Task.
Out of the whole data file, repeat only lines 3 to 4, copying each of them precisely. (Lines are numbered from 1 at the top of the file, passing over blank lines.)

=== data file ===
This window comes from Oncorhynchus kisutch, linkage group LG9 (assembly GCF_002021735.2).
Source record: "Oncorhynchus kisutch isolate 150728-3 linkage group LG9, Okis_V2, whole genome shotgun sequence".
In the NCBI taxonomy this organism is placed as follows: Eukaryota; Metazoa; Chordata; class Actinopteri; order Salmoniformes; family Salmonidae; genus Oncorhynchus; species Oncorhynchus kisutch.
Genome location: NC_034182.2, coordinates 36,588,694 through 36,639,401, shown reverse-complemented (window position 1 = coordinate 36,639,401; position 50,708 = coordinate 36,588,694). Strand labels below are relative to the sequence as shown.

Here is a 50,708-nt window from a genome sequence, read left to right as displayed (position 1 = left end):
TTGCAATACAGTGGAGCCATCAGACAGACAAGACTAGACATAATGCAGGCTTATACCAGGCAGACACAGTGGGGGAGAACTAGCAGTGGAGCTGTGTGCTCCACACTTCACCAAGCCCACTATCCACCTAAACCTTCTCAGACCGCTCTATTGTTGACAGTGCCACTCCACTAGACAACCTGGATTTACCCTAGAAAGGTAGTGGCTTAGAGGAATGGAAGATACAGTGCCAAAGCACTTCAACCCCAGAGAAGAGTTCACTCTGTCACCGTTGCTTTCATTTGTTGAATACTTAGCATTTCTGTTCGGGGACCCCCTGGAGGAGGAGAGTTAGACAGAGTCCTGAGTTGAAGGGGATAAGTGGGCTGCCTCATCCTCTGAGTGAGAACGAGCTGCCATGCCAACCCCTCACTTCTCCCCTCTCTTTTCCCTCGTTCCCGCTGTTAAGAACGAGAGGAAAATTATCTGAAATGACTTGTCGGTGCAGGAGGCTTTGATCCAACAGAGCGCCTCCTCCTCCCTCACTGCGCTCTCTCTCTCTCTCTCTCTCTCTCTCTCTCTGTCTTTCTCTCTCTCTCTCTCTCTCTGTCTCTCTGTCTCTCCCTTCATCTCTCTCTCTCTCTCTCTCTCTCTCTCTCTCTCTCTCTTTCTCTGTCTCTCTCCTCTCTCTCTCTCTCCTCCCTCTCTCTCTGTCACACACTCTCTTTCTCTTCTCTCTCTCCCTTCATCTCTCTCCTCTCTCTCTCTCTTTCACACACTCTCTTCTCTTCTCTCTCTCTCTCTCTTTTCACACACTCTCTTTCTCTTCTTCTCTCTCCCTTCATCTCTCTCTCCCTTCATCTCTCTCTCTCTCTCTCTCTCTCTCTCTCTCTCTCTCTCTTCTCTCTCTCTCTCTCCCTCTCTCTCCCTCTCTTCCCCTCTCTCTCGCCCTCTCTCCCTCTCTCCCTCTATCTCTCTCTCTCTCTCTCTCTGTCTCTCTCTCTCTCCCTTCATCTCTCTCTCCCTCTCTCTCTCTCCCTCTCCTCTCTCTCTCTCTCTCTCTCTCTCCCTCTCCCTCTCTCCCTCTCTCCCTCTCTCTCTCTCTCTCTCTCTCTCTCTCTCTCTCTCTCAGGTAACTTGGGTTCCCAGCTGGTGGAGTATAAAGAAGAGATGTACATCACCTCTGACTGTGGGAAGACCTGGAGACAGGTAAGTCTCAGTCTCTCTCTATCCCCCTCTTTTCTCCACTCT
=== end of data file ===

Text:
In the NCBI taxonomy this organism is placed as follows: Eukaryota; Metazoa; Chordata; class Actinopteri; order Salmoniformes; family Salmonidae; genus Oncorhynchus; species Oncorhynchus kisutch.
Genome location: NC_034182.2, coordinates 36,588,694 through 36,639,401, shown reverse-complemented (window position 1 = coordinate 36,639,401; position 50,708 = coordinate 36,588,694). Strand labels below are relative to the sequence as shown.